City then adopts a bunch of moratoria and LDR amendments to implement the height and density restrictions. Landowners angry. Court affronted - indirect implementation of referendum that City agreed to stay. Court later invalidates referendum - and this later gets overturned on appeal in decision that referenda, while legislative zoning ordinances, aren't LDRs for purposes of Chapter 163's requirement of local planning agency review. (Bad decision, but . . . ).
In the meantime, City continues enforcing the moratorium, etc. and end up in contempt.. City stands on its "legislative prerogative" and files a brief that's clearly a self-righteous rant (but wins any way). Here's an excerpt from the opinon:
Like the trial court, we are somewhat puzzled by the City’s position below and on
appeal. Rather than address the issue of whether the City actually violated the injunction by enacting the moratorium, the City has launched off into an attack on the trial court and what it calls its “egregious” violation of the constitution by “controlling” the City’s legislation in violation of the separation of powers. Reading the City’s brief as broadly as we can, however, we can divine an argument that the agreement of the parties, and the injunction based on that agreement, pertained only to the charter amendments approved pursuant to the challenged referendum and did not by its terms restrict the City’s ability to enact similar limitations by other methods available to the City’s commission. Because we agree with this proposition, we are bound to reverse the appealed order.
Vacation Beach did not challenge the moratorium as being beyond the power of the commission to enact; only that the City was prevented from enacting a moratorium that had the same purpose and effect as the referendum measure whose validity was in litigation and which was the subject of the injunction. We agree with the City that it was not so constrained. To say that the City could not do indirectly what it could not do directly does not solve the question whether the City could do something different but within its power that had the same purpose or effect as the referendum. If the City had the power to issue the moratorium before the referendum litigation and the injunction, nothing we can see prevented them from taking those same measures thereafter. The City did not agree to forebear height and density requirements or to place a moratorium on building. Even if the City intended its moratorium to show contempt of the court’s injunction, it did not because the moratorium was not within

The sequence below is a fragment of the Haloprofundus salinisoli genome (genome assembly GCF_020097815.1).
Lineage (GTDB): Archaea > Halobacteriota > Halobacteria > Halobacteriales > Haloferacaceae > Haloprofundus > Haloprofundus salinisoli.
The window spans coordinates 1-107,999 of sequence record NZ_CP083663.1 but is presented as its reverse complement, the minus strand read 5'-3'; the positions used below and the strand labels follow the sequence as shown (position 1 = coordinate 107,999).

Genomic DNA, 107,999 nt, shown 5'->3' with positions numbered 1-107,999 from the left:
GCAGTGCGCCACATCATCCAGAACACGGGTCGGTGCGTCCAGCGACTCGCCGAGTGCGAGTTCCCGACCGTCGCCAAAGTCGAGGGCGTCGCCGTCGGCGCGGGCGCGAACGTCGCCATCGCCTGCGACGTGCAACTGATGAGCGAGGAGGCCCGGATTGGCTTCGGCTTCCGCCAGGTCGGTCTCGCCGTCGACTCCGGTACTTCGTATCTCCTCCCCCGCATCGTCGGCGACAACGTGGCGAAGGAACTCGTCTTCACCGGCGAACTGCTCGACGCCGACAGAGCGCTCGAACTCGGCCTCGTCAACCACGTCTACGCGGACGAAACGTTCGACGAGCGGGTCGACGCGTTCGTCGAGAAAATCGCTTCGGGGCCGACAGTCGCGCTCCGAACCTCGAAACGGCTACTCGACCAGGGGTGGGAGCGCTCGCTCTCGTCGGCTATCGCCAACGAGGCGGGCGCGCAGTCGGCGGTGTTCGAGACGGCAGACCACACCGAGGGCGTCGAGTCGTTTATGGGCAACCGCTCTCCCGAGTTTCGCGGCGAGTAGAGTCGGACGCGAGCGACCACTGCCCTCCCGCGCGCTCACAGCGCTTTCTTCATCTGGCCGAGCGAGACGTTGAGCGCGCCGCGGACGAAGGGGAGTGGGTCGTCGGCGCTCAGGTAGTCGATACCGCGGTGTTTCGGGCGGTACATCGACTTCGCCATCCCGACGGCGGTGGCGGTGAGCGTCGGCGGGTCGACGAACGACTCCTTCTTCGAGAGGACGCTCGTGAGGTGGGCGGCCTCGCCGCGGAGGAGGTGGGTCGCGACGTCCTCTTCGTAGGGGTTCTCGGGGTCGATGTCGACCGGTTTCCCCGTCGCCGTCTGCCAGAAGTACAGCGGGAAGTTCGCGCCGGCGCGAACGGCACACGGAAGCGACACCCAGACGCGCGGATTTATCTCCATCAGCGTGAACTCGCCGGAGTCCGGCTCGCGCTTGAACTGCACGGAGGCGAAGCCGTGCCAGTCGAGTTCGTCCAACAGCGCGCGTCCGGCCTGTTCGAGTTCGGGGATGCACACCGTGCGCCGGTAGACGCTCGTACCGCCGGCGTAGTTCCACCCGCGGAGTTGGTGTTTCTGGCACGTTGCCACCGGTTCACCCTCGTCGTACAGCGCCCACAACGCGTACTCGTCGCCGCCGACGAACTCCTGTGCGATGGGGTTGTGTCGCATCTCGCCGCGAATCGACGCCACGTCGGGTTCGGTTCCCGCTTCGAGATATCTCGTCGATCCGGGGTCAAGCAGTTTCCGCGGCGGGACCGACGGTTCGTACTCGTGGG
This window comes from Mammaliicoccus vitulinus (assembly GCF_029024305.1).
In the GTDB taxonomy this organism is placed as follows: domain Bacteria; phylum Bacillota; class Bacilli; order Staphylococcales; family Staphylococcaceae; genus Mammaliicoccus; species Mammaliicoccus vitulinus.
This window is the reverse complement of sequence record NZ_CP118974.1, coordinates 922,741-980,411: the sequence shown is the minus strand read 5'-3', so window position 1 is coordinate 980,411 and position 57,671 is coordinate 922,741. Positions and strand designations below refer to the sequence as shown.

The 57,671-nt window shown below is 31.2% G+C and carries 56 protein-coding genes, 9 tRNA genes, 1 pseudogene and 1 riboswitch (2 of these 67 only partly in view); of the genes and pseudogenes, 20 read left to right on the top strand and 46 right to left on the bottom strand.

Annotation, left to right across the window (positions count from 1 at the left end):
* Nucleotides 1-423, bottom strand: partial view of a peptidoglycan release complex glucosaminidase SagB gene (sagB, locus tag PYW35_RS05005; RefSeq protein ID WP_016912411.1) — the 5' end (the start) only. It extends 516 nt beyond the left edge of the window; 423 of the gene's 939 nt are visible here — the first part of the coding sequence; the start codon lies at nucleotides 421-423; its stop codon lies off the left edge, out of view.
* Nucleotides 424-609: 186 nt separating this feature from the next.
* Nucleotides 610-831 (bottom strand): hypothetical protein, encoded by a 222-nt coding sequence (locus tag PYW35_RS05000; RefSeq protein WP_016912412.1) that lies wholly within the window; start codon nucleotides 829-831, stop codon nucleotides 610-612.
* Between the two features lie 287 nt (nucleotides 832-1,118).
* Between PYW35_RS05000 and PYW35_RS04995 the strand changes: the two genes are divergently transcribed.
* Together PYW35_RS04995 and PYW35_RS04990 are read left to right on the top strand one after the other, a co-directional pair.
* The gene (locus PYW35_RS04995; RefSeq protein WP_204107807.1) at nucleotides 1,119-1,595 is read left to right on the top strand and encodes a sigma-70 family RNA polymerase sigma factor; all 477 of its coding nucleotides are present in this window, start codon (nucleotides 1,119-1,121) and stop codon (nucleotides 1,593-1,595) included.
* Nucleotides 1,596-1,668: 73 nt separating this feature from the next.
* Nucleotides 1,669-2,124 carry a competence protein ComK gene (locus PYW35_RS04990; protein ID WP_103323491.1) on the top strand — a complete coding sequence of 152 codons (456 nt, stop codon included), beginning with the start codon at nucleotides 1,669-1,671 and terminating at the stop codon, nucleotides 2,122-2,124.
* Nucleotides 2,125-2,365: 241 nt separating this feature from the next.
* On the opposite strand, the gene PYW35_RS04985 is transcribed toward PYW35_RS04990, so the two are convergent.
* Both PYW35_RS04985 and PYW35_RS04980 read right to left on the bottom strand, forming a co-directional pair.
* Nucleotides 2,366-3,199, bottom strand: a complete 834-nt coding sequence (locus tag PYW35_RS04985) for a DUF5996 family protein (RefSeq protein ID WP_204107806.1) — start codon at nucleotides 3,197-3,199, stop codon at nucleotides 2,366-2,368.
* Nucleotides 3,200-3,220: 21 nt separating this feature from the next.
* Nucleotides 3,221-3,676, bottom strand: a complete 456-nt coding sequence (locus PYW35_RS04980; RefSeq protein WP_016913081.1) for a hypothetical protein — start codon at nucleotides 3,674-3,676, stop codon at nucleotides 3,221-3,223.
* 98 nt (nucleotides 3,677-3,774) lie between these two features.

the injunction. The City merely agreed to stay enforcement of the charter amendments.
The contempt order is vacated.
One simply must wonder what the Court would have done if the Plaintiffs had added a declaratory/injunction count against the moratorium itself as improperly supported, arbitrary and capricious.
Here's the opinion